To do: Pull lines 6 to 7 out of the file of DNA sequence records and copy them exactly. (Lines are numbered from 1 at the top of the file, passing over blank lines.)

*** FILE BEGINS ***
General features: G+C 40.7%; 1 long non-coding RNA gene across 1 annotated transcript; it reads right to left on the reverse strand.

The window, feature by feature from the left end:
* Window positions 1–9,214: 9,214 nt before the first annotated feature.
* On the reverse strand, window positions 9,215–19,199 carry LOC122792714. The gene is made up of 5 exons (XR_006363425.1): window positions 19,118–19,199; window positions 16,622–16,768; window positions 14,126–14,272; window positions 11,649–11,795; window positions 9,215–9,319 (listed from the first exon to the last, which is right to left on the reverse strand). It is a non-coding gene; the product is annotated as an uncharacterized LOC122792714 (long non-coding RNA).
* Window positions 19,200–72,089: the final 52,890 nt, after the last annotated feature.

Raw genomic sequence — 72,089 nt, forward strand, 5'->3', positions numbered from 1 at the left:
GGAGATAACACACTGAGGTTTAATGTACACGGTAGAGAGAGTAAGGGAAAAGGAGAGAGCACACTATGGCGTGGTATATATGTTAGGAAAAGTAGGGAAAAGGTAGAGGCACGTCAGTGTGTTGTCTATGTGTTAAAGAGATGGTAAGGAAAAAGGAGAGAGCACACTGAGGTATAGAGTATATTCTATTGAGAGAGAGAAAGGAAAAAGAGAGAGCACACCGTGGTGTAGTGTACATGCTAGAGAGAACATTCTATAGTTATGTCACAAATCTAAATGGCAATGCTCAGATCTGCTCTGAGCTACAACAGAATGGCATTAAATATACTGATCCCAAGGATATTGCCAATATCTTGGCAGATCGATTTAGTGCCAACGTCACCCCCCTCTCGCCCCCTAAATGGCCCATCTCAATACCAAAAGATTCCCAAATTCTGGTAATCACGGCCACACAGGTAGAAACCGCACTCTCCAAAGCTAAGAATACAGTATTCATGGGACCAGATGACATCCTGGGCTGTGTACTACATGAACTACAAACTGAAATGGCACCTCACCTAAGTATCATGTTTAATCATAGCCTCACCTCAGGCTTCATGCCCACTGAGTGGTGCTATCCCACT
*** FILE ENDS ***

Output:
Raw genomic sequence — 72,089 nt, forward strand, 5'->3', positions numbered from 1 at the left:
GGAGATAACACACTGAGGTTTAATGTACACGGTAGAGAGAGTAAGGGAAAAGGAGAGAGCACACTATGGCGTGGTATATATGTTAGGAAAAGTAGGGAAAAGGTAGAGGCACGTCAGTGTGTTGTCTATGTGTTAAAGAGATGGTAAGGAAAAAGGAGAGAGCACACTGAGGTATAGAGTATATTCTATTGAGAGAGAGAAAGGAAAAAGAGAGAGCACACCGTGGTGTAGTGTACATGCTAGAGAGAACATTCTATAGTTATGTCACAAATCTAAATGGCAATGCTCAGATCTGCTCTGAGCTACAACAGAATGGCATTAAATATACTGATCCCAAGGATATTGCCAATATCTTGGCAGATCGATTTAGTGCCAACGTCACCCCCCTCTCGCCCCCTAAATGGCCCATCTCAATACCAAAAGATTCCCAAATTCTGGTAATCACGGCCACACAGGTAGAAACCGCACTCTCCAAAGCTAAGAATACAGTATTCATGGGACCAGATGACATCCTGGGCTGTGTACTACATGAACTACAAACTGAAATGGCACCTCACCTAAGTATCATGTTTAATCATAGCCTCACCTCAGGCTTCATGCCCACTGAGTGGTGCTATCCCACT